Springfield officials want to make sure all residents participate in the upcoming census count.
The population count begins in March, when residents will get a letter asking them to fill out an online form about their household.
Representatives from city government, schools, and social service agencies gathered Tuesday to talk about why the census is important for Springfield.
“As a city, a municipality doesn't matter if it's the city of Springfield, or any municipality in the state of Illinois or across the country, we have to provide the resources to our public,” said Mayor Jim Langfelder. “And that's what this is all about making sure that we have the financial resources that are due to us based on our populations.”
Census data determine how more than $650 billion in federal funds are divided up for school nutrition programs, housing assistance, health insurance for kids, special education services, transportation projects and more. It’s also used to draw legislative maps and determine congressional representation. Illinois is at risk of losing one seat after the 2020 count, going from 18 representatives to 17.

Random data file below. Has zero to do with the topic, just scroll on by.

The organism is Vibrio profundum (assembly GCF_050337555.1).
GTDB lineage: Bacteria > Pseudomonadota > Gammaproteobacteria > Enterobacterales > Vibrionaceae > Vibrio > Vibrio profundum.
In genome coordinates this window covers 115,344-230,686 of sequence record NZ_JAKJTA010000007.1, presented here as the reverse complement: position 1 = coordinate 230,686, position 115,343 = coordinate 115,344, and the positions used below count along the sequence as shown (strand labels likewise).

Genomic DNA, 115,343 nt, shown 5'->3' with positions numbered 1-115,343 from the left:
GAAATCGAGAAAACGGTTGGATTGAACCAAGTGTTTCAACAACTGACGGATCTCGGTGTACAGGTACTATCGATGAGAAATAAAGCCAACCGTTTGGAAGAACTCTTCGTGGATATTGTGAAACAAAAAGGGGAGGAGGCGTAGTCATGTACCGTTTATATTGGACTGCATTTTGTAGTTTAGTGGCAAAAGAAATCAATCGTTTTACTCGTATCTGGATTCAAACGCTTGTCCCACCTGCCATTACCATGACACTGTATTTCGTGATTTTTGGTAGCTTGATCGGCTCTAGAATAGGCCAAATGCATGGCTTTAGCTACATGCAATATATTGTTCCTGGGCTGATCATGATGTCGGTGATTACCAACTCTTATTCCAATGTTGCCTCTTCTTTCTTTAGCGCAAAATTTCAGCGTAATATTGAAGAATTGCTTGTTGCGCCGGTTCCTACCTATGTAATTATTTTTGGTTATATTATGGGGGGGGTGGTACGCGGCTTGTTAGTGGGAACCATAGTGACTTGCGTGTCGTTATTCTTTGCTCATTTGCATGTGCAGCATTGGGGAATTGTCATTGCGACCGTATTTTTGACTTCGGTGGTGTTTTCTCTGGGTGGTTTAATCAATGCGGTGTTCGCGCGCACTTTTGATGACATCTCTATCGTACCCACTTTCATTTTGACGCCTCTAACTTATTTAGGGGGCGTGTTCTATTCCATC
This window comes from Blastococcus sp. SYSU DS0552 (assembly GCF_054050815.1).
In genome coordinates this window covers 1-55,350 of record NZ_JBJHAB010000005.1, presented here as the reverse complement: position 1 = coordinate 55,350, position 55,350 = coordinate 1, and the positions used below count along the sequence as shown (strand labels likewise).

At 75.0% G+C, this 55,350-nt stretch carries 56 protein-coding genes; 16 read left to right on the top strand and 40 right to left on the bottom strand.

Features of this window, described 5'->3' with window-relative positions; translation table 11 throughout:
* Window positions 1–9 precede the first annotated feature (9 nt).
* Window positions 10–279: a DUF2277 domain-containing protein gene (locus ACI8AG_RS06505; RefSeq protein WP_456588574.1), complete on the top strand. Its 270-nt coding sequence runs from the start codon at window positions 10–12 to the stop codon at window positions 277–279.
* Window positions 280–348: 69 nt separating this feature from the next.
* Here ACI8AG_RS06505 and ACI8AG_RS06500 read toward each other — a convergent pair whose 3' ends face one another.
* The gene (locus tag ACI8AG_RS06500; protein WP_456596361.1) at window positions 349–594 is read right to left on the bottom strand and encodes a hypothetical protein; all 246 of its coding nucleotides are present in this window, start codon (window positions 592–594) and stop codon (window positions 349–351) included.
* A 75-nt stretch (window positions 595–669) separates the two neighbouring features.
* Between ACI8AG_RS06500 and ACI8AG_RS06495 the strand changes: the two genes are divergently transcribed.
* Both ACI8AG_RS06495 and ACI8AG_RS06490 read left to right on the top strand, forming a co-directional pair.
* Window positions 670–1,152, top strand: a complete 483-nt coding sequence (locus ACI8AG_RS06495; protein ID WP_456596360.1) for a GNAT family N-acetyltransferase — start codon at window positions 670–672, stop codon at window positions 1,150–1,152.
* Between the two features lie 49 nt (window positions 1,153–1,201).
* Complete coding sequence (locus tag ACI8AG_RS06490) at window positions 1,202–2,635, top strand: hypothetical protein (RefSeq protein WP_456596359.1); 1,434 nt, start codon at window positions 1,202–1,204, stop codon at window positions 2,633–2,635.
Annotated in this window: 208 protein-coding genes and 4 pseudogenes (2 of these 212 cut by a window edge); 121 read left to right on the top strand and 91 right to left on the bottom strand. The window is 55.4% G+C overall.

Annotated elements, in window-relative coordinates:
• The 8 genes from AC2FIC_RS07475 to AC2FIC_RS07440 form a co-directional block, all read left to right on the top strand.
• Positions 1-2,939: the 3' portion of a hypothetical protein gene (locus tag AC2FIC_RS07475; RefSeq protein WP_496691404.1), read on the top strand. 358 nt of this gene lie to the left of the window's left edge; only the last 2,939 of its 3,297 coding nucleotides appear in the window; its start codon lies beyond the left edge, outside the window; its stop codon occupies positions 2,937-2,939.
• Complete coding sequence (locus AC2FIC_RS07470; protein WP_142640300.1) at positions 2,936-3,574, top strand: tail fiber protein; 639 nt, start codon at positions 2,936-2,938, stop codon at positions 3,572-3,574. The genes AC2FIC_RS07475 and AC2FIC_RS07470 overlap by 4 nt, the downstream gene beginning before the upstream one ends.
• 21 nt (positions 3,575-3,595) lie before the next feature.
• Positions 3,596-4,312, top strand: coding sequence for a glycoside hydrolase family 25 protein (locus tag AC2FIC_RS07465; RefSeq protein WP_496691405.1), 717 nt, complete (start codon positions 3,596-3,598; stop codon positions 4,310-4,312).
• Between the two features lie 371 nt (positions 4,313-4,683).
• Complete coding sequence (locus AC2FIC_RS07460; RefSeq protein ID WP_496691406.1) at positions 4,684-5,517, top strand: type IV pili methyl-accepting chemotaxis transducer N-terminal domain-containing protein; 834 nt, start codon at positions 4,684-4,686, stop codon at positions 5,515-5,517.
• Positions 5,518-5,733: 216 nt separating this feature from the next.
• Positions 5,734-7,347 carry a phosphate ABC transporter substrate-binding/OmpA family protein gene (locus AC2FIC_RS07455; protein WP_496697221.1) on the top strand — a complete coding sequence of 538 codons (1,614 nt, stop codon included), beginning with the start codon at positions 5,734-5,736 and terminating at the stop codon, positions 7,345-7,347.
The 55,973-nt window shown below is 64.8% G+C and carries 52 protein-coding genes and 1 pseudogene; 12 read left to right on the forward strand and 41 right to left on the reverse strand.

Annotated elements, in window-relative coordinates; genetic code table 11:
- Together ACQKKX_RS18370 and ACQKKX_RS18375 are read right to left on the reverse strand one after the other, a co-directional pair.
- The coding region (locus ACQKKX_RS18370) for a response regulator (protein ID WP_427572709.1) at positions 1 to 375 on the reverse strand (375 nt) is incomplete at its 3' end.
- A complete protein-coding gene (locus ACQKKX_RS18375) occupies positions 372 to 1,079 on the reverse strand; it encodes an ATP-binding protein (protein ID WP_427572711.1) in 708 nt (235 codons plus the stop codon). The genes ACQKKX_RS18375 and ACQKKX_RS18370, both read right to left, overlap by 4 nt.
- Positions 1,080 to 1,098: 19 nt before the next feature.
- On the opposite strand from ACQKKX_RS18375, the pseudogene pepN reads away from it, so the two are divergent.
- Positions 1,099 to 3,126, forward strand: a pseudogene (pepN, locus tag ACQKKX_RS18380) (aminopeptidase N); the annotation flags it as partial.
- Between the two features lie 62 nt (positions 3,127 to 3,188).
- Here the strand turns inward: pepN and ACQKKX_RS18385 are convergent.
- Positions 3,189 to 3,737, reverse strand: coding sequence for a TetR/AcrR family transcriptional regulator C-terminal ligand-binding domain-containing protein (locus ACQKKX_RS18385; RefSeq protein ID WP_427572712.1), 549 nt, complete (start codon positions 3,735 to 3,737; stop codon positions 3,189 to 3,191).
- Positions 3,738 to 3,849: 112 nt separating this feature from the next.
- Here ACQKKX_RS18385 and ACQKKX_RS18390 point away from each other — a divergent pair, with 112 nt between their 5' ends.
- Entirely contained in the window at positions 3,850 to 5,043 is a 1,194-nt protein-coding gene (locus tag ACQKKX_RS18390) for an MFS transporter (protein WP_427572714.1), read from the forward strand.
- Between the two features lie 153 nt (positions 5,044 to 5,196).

Val Yazell, Springfield’s economic development director, chairs the local Complete Count Commission, a coalition of groups working to encourage local participation in the count. She said the group has heard concerns about how the government will use the information they provide.
“Your information cannot be shared with immigration officials,” she said. “It cannot be shared with law enforcement, and they cannot use it to make a decision as to whether you would receive any sorts of benefits.”
Springfield’s marketing campaign, using the slogan “Count Us In Springfield,” will include billboards and social media ads. The city is paying for it with money from a $50,000 state grant.
Illinois set aside $29 million in this year’s budget to boost census participation. The state is looking for a contractor now to execute a statewide marketing campaign.
The last U.S. census count missed nearly a million young children, often because their parents didn’t know they’re supposed to include them when they fill out the decennial survey.
School District 186 Superintendent Jennifer Gill said she wants to make sure all children are counted in the 2020 census.
“Many of our families District 186 rely on these programs,” she said. “So we need to make sure they’re counted and that everyone who needs these benefits is able to receive them.”
Gill said the district plans to open the schools on certain evenings for people to fill out the forms there.
Springfield communications director Julia Frevert said the city will host similar “Population Pop-Ups” around the city for people to attend and fill out the census forms.